The Wasatch Winds were followed, tonight, by yet another superb ensemble, the Utah Premiere Brass. Led by another outstanding American Fork resident, Alan Boyer, the UPB seeks to revive the tradition of the British Brass Band. Here again, I suspect the group is largely peopled by AFHS alumni.

Two exciting ensembles peopled largely by high school graduates whose instruments -- clearly -- have been doing anything but gather dust.

I'm not saying my mother was wrong. Certainly not.

But I will cautiously suggest that neither she, nor I , ever suspected that a community like American Fork could provide so many outlets for musicians. [And I haven't even mentioned the American Fork Symphony or the Timpanogos Chorale. ]

If you are one of those people, who, having once performed a piece of music, can never again be content just to listen to it, then American Fork is the place for you.

If you haven't taken your family to hear at least one of the Concerts in the Park this summer, you've missed out. But there are still two more chances: Come hear Sam Payne on Saturday, August 26, or Ryan Taylor and the Utah Freedom Band on Monday, August 28. Both concerts begin at 7:00 p.m. in the amphitheater at 845 East 700 North, American Fork.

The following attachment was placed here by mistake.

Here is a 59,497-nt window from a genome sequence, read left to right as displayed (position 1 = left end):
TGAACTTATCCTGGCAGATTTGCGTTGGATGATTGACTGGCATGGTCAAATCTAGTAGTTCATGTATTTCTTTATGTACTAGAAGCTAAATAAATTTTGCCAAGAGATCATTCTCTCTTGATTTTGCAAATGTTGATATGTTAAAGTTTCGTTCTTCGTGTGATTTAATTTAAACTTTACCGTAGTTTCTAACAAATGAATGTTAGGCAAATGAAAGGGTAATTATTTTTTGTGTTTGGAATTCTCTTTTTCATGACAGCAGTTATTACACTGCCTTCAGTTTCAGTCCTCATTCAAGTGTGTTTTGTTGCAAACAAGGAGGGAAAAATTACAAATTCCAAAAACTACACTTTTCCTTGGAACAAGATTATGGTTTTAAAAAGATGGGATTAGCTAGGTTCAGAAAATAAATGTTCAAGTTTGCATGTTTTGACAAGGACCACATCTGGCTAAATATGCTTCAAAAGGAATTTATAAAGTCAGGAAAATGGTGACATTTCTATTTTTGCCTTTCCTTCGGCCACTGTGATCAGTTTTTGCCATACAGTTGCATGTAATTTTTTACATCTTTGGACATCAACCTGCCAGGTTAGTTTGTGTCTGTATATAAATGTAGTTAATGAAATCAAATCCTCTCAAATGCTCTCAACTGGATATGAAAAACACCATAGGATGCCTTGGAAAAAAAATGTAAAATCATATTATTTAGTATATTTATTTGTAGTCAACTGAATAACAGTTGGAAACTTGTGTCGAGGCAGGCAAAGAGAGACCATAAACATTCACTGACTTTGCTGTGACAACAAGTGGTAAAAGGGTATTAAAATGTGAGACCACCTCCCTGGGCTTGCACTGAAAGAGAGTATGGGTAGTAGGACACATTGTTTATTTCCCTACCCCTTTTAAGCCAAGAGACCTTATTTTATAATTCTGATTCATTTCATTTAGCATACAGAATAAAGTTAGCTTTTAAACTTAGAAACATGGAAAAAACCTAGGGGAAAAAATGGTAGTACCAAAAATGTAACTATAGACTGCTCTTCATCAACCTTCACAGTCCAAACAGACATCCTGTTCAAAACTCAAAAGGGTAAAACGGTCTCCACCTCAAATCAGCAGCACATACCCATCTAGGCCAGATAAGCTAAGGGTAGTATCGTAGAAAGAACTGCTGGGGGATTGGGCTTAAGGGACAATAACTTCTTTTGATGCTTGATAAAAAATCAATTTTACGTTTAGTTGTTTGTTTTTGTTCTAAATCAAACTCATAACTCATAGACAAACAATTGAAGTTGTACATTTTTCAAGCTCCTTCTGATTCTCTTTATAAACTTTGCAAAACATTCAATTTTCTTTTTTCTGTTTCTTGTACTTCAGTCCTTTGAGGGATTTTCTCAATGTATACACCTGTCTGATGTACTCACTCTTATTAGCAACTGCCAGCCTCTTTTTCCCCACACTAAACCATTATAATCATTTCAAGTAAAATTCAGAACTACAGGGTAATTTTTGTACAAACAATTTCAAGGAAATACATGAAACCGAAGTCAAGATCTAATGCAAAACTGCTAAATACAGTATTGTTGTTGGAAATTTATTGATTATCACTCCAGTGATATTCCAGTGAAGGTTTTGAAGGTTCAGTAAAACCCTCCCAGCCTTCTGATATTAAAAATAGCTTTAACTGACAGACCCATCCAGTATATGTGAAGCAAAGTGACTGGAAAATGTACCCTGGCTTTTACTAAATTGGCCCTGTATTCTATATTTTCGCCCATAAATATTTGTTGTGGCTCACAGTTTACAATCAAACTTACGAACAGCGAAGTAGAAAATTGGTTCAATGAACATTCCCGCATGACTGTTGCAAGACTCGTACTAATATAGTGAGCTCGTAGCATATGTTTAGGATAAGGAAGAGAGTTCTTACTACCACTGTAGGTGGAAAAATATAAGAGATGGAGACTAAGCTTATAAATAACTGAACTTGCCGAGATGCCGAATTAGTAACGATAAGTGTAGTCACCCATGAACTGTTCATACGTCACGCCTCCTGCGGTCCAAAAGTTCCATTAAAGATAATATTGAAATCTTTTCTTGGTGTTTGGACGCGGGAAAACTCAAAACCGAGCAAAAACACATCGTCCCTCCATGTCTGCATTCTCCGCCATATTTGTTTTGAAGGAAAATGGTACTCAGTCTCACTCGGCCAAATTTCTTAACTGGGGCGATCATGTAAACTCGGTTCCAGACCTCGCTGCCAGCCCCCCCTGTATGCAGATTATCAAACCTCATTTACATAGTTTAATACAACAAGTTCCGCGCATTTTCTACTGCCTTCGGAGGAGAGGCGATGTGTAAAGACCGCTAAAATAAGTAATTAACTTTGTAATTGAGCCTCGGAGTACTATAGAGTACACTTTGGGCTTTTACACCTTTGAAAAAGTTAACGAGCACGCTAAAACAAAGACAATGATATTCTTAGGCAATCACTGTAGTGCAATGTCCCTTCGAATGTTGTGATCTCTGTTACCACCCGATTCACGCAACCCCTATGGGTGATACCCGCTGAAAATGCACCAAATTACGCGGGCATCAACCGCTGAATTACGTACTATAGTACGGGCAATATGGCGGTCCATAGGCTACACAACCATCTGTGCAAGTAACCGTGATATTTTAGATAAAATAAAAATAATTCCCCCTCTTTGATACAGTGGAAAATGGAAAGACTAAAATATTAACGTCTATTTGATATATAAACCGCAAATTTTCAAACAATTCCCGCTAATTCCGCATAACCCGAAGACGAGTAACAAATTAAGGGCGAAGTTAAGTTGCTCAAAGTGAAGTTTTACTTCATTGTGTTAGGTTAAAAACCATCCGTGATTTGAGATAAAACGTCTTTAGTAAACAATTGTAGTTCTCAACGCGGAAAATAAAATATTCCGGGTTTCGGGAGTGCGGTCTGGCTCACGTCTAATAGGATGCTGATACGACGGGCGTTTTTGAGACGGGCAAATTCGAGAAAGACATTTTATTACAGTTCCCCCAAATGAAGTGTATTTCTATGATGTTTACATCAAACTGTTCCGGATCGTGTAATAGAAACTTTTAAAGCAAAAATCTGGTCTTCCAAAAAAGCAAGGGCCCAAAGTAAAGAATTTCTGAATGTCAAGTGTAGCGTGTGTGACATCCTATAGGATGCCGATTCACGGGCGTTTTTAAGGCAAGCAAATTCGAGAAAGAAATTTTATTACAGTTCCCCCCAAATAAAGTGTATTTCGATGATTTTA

Thursday, August 10, 2006

How the Council Has Changed My Life

Here's another thing government service does to people: It changes the way they speak. I didn't realize this myself until my family confronted me with my latest addition to the Rodeback Family Rules of Conduct.


1. Time. Family Council shall be held every Sunday evening, commencing at 8:45 p.m. sharp.

2. Attendance. All members of the Rodeback Family (hereinafter "Family"), including the youngest members, shall be expected to attend.

3. Seating. Dad shall sit at the head of the table. Other members of the Family shall sit in their customary dinner places. All Family members shall occupy their assigned seats until Dad pronounces the conclusion of Family Council. Members shall sit in "listening position" (i.e. sitting with respectful posture and facing the Family).

4. Advance preparation. Dad shall have prepared a print copy of the Airset weekly calendar. Mom shall have prepared entertainments for the youngest Family members.

5. Governance. Dad shall chair the Family Council. The chair shall have power to conduct the calendar session and introduce other topics of discussion. No other member of the Family may change the subject without the chair’s permission, respectfully sought.

6. Conduct. No rude or derogatory comments by or about any member of the Family shall be tolerated at any time. Interruptions shall be disincentivized. Family members shall keep all hands, feet, and other pertinent bodily appendages to themselves at all times.

7. Refreshments. Refreshments, where applicable, shall be reserved until the conclusion of Family Council, and shall only be shared with those whose behavior has been deemed appropriate by Mom.